But there is nothing in the rules that say the pumpkin can't be a cold, frozen treat!  This is a Fat and Happy twist on the typical pumpkin pie. It's easier, it goes together faster and you still get that homey, fall feeling which comes with pumpkin. After the heavy meal of turkey, stuffing and potatoes you'll find this to be a nice light alternative that's a little easier on the tummy.

If you want to your mini frozen pumpkin pies to the next level- do make the orange sauce to serve along side these delightful treats. Change up your holiday dessert while keeping tradition without causing coronaries with the relatives. This could become your new Fat and Happy Holiday meal tradition.

Tips and Techniques:  Think of a semifreddo as ice creams' distant cousin. After testing 3 versions of this recipes which were exactly the same - the Greek Yogurt edged out the cream cheese, with the mascarpone falling to last place. All three are acceptable and could be used, but if you trust this blog at all, I would stick with the yogurt or cream cheese and stay away from the mascarpone.

Pumpkin Semifreddo Pie

Gingersnap Crust:
30 thin gingersnap cookies
2 tbls butter

1/2 cup pumpkin puree (can use canned)
1/2 tsp cinnamon
1/8 tsp ground clove
1/8 tsp ground ginger
1/2 tsp vanilla
2 tbls brown sugar
pinch of salt
4 oz of Greek yogurt, cream cheese or mascarpone
1/2 cup cream- whipped to soft peaks
1/4 cup sugar

Pulse the gingersnap cookies in a Cuisinart (or with a rolling pin) until finely crumbled.  Add in 2 tablespoons of melted butter.  Push  about 2 -3 tablespoons of the cookie crumb into the bottom of  muffin tin pan.  Place in a 375 degree oven for 10 minutes. Cool completely.

FOR EASE: do not bake the crumbs, but rather layer a mound of crumbs on top of your semifreddo before placing in the freezer.

Make the semifreddo:  Using a hand held mixer, mix the pumpkin, spices, vanilla, brown sugar and salt until smooth.  In a separate bowl, whip the heavy cream with the granulated sugar until soft peaks form. Gently fold the whipped cream into the pumpkin puree.

Fill the muffin cups and place in the freezer until ready to serve, at least 3 hours. To remove from the muffin tins, wet a wash cloth with hot water and rub it on the under side of each individual tin; you'll need to keep re-wetting the cloth as you move through the pan. Gently use a knife to ease each pie out. Allow the mini pies to defrost a few minutes prior to serving.

To serve: place a scoop of the Orange Ginger Sauce in the middle of each plate, place one mini pumpkin semifreddo pie on top and sprinkle the plate with remaining ginger crumbs.

Ginger Orange Amaretto Sauce

2 tbls brown sugar
1 large orange, juiced and zested (about 1 cup of orange juice)
2 tbls of amaretto or brandy
1/ 4 tsp ground ginger
pinch of salt

Combine all ingredients in a small sauce pan, simmer until thickened, about 15 minutes.  Cool before serving.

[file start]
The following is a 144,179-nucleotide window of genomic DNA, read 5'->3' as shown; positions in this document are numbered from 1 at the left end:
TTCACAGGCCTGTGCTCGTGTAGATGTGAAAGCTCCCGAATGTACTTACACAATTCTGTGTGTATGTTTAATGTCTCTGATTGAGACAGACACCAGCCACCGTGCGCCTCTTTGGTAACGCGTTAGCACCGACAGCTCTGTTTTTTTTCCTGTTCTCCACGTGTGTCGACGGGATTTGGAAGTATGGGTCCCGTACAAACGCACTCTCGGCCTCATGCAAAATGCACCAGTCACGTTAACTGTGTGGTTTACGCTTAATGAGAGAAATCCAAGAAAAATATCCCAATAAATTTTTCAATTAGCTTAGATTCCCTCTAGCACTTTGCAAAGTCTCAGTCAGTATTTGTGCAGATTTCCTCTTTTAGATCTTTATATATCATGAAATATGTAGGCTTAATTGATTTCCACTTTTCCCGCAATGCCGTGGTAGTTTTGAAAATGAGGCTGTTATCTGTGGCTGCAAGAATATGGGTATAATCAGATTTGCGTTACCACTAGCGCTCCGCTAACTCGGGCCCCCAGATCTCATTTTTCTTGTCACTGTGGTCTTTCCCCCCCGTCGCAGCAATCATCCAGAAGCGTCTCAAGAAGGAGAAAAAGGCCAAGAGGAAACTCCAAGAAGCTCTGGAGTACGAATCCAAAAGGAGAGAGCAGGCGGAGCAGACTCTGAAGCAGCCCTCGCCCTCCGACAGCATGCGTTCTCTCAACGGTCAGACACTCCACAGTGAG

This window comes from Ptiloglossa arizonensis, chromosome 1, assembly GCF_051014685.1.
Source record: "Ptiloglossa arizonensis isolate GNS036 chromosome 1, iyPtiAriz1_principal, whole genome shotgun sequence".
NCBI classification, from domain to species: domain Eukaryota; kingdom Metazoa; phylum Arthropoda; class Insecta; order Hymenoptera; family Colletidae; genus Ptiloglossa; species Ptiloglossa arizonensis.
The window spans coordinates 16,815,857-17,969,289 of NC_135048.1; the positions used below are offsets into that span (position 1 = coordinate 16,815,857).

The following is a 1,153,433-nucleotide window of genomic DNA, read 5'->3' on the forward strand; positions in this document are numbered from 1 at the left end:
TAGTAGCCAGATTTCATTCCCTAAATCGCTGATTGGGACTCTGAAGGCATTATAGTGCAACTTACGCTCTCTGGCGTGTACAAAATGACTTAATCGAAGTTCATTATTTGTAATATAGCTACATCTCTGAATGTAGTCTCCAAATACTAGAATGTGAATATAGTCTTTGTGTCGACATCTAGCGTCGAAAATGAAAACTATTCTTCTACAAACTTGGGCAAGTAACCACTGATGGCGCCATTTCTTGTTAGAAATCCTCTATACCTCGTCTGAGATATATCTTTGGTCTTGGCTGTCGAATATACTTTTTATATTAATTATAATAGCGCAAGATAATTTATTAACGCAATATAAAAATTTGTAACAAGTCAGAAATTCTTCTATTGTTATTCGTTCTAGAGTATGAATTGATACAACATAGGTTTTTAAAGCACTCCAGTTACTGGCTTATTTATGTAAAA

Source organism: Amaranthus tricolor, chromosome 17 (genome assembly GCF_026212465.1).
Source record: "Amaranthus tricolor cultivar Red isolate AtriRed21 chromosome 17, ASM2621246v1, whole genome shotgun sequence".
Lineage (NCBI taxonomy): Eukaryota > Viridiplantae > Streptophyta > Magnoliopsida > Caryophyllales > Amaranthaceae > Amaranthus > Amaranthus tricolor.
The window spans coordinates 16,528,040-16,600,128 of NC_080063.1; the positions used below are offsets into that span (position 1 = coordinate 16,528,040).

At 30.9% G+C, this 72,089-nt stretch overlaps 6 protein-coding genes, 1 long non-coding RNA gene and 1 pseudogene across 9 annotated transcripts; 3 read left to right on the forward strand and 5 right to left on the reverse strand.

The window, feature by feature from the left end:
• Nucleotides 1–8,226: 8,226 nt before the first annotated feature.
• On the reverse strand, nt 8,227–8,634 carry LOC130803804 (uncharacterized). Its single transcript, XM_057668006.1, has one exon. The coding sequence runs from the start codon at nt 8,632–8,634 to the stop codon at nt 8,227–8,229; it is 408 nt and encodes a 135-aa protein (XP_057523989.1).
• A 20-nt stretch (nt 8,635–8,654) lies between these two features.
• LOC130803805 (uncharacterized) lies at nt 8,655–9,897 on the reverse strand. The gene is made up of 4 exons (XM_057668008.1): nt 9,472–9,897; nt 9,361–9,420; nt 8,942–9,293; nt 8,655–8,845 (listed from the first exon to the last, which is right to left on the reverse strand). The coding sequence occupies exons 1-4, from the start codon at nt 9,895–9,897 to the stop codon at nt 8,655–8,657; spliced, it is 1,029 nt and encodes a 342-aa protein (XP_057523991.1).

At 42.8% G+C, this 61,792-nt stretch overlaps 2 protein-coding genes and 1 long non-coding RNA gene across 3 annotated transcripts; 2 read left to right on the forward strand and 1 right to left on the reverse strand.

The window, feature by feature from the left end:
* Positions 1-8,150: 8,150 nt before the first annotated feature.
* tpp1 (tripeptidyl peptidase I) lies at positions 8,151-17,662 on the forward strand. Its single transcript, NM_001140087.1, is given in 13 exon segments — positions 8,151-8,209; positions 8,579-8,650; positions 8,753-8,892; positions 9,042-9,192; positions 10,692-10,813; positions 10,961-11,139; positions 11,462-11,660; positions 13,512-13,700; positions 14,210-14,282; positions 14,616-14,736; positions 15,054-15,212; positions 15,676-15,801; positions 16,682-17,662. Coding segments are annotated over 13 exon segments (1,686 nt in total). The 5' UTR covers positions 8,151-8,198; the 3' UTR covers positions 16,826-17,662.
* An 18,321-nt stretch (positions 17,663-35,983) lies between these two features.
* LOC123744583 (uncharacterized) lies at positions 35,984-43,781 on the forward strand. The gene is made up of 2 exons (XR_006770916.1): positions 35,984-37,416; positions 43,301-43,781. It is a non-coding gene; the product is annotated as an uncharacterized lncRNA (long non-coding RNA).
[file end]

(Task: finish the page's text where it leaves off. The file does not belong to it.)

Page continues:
Makes 8 - 10 , using a typical muffin tin pan

Monday, November 15, 2010

Blueberry PopTart

"They're really good, but not the hard, sugary substance that I remember."  This was Dave's quote after tasting my homemade Lemon Blueberry Pop Tarts.
"Fantastic", was my reply.

While it's fun to recreate childhood classics (like the homemade choco tacos and corn dogs), often the goal is to clean the taste up a bit; after all, who wants their food to be known as bomb-shelter proof?

These blueberry pop tarts are closer to a pie than a boxed pop tart and there's nothing wrong with that.  I made the dough slightly stiffer than my regular pie dough as pop tarts need to stand up to hand holding.

Making a homemade pop tart is just plain fun; seeing people light up when you say you made a pop tart... now that's fat and happy.

 Tip and Techniques:  Make little, bite sized, mini pop tarts for quick snakin'. Serve these warm with a scoop of ice cream for a fun birthday dessert!

Pop Tart Dough

2 cups flour
1/2 tbls sugar
3/4 tsp salt
1 cup butter, chilled  and cut into pieces
1 tbls Crisco
1 egg mixed with 1 tsp water
1 tbls milk
1/2 - 1 cup ice water

 Blueberry Filling (recipe below)
Lemon Filling (recipe below)
Icing (recipe below)
1 egg for brushing the tops
Turbinado sugar (optional)

This is a take on classic pie dough, so keep everything cold (bowls, utensils and ingredients.)  Toss the flour, sugar and salt together.  Cut in the butter with a pastry cutter or use your fingers to create pea-sized pieces.  Using the edge of a rubber spatula, cut in the Crisco.

Mix the egg and milk together, cut into the dough with the rubber spatula.  Drizzle tablespoons of ice water in until the dough comes together. Depending on the day, you may need more or less water so only add in small amounts at a time.  The dough should still be somewhat crumbly, don't over moisten.

Divide the dough in two halves and tightly wrap in saran wrap.  Chill at least one hour before rolling out.

Putting the pop tart together: 
Line two cookie sheets with parchment paper.  Roll out the dough as evenly and thinly as you can get it - about 1/4" thick".  Cut the dough into desired pieces, I used a playing card as my reference for size.  Scoop a few tablespoons of the blueberry filling and then the lemon filling on the bottom piece. How much filling you use will depend on the size of your dough- use just enough filling to be able to close the dough.

Dip your finger in water and run it along the edges of that bottom piece, place the top on and press the edges together with a fork.  Poke the top with holes to release steam.   Place the pop tart on to the cookie sheet.  Keep in the freezer until ready to bake.